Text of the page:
4-10: God’s “right hand” is a popular metaphor in the poems and songs of Israel (Job 40:14, Psalm 16:8, 11, 17:7, 18:35, 20:6, 21:8, 26:10, 44:3, 48:10, etc.). In battle, warriors generally held their shields in the left hand and wielded their weapons in the right hand. In Moses’ song, God’s breath is also imagined as a weapon, blowing the waters over the hapless Egyptians.

11-12: The LORD, the God of Israel, is acknowledged to be above all other gods. The existence of other gods is not questioned in the early history of Israel but will be by the prophets later.

13-18: God’s steadfast love is the abiding presence of God to protect his people and rescue them from their enemies. The theme is resounded throughout the Psalms. “Your holy abode” in verse 13 is a reference to the Promised Land given to Abraham and his descendants, an event that took place in the distant past, but then the reaction of the inhabitants of Philistia, Edom, Moab and Canaan described in verses 14 and 15 seems to refer to the future conquest of Canaan, and verse 17 describes the establishment of Mount Zion (“the mountain of your own possession”) as the worship center of their faith, complete with the temple (“the sanctuary that your hands have established”). The song therefore is as much prophecy as it is praise.

19: Just in case we didn’t get the picture of their miraculous rescue, it is painted once again in brief strokes.

20-21: This is the first time Miriam’s name is given. She is the sister of Aaron, which also makes her the sister of Moses, and is likely the sister who was watching over Moses when Pharaoh’s daughter plucked him as a baby out of the Nile (2:5-10). Her song is a repetition of the first line of Moses’ song, and the women join in as a response to the song of the men. Note that Miriam is called a prophet; this is the only place in scripture to give her that label.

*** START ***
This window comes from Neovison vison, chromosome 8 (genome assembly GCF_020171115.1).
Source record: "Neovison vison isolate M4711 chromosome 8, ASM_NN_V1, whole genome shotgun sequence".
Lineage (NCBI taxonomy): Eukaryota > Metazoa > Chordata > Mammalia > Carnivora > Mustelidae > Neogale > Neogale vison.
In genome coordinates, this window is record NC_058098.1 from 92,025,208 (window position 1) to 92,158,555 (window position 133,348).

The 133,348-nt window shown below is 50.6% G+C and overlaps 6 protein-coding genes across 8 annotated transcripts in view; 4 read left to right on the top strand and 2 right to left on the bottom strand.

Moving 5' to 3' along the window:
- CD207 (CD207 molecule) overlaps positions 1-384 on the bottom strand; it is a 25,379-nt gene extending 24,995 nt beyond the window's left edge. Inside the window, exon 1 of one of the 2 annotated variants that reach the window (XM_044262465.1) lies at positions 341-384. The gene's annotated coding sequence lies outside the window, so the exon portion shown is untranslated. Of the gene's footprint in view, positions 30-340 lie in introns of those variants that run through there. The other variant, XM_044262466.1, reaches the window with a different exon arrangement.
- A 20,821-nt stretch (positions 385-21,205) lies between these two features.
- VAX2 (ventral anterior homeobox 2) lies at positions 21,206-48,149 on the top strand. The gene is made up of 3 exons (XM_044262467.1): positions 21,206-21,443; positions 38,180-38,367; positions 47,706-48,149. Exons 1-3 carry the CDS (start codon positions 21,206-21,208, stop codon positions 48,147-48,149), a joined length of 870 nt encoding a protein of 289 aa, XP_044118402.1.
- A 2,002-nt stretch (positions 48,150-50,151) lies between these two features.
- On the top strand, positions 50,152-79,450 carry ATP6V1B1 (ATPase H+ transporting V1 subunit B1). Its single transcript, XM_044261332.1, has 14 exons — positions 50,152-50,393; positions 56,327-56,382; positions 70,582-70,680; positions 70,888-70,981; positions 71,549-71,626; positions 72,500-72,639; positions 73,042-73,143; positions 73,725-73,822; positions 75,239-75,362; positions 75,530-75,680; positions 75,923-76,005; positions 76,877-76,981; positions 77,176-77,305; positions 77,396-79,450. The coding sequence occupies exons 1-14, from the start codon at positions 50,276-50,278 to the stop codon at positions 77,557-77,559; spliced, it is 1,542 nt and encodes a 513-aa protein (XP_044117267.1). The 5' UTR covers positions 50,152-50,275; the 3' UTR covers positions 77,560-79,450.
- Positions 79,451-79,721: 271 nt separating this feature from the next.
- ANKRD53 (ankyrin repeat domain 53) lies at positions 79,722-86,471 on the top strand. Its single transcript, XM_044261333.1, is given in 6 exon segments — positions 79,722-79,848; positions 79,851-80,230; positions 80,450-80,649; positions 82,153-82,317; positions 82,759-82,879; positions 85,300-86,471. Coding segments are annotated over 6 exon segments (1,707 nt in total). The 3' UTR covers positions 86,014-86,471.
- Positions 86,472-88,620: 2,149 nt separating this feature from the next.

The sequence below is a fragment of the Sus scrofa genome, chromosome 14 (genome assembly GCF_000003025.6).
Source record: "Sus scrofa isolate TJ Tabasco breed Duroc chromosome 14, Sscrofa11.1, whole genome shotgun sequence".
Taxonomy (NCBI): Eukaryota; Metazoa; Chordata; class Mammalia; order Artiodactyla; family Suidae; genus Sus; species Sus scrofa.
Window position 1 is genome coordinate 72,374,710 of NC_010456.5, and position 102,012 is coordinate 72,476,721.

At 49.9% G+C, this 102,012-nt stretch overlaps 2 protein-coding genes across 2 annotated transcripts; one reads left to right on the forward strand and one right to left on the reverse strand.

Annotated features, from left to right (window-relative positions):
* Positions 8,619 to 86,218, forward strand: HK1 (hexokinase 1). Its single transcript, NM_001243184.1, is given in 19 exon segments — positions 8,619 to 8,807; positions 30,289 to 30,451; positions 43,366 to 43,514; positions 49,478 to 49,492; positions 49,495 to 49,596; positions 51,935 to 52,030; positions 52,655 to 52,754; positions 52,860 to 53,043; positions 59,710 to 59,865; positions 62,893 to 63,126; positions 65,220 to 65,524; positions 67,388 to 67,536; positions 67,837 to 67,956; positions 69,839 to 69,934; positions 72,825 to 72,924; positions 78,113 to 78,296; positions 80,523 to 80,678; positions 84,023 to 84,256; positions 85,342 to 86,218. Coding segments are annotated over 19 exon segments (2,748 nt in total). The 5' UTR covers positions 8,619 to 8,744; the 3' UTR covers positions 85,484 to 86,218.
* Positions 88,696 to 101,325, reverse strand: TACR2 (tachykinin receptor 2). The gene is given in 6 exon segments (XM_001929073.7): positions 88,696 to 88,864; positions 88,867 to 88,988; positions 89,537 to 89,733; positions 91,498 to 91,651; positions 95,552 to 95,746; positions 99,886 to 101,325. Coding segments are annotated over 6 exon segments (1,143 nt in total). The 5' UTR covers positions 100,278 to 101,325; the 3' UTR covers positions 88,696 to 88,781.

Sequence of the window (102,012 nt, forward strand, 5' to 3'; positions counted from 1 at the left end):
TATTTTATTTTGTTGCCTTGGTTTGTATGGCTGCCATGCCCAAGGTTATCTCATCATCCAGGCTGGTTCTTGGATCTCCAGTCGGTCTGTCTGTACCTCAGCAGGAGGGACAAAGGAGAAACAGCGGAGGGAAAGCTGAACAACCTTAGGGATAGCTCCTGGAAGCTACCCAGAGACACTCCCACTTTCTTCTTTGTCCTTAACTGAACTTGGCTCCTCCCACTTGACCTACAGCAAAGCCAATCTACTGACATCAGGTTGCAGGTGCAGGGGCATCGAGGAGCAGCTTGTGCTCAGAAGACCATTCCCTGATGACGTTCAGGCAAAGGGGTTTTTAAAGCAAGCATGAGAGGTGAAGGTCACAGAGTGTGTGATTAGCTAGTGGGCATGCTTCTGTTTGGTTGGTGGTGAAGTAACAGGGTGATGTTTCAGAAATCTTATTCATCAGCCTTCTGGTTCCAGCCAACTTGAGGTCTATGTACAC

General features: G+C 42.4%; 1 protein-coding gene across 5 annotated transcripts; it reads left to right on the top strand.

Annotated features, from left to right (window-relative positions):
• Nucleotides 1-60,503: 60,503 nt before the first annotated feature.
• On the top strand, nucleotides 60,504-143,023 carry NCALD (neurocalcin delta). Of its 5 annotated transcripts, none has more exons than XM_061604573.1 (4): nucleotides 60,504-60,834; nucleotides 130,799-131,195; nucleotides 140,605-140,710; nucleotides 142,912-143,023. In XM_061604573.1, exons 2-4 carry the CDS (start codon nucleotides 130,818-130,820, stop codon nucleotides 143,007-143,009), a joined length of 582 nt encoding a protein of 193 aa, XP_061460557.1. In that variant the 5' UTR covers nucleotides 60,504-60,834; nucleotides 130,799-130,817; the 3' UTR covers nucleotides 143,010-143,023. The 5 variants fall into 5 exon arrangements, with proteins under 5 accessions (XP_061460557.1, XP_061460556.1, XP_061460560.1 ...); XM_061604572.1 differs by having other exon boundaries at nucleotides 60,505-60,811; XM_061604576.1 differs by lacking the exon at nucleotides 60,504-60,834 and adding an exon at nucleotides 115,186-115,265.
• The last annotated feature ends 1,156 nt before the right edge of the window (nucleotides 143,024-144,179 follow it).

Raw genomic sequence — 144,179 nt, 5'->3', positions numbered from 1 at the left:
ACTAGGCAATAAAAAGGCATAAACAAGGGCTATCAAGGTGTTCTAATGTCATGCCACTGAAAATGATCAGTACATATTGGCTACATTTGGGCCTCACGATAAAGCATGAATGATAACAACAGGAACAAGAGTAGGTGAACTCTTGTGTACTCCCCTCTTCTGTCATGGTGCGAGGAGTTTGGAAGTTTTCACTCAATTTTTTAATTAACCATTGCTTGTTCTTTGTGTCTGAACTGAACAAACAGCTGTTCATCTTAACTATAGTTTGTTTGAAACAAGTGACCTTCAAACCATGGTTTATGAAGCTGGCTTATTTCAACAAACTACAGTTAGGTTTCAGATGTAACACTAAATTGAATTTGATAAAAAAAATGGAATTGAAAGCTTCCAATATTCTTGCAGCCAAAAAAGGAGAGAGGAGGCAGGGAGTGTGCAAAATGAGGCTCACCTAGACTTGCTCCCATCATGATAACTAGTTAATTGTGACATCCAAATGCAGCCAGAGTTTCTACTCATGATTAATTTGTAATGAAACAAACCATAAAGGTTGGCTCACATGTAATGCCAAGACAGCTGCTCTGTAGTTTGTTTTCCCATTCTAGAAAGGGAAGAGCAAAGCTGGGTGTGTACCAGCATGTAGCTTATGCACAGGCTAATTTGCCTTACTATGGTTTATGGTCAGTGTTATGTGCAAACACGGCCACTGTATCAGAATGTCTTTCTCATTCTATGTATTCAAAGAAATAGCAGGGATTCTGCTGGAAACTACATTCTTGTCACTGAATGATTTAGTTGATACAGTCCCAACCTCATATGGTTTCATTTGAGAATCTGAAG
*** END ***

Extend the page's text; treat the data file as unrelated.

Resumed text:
22-25: Moses lived in the wilderness for 40 years before God sent him back to Egypt to lead the Israelites out. So, he ought to know a few things about how to survive there. He sends the people three days into the wilderness, which is exactly what he told Pharaoh he was going to do (8:27). They could find no water, but somehow, they wind up at a place called Marah where there is water, but it is undrinkable. They think it is Moses’ fault, of course, and they complain to him. He calls out to God, and in prayer he is given a solution to the problem.

25-27: God makes a pact with them at Marah. Their part is to obey God’s commandments — which haven’t been given yet. God’s part is to promise not to inflict them with the plagues with which the Egyptians were afflicted. This is the first covenant between God and the people of Israel. Strangely, we are not told whether they agreed to the terms. They move on to an oasis at Elim.


This, I think, is the first record of people singing a hymn of praise to God. None of the hymns we sing on Sunday mornings are based on the song of Miriam and Moses, but many of our hymns are hymns of praise, and thus reflect the same urge Moses and Miriam had to celebrate what God has done for us.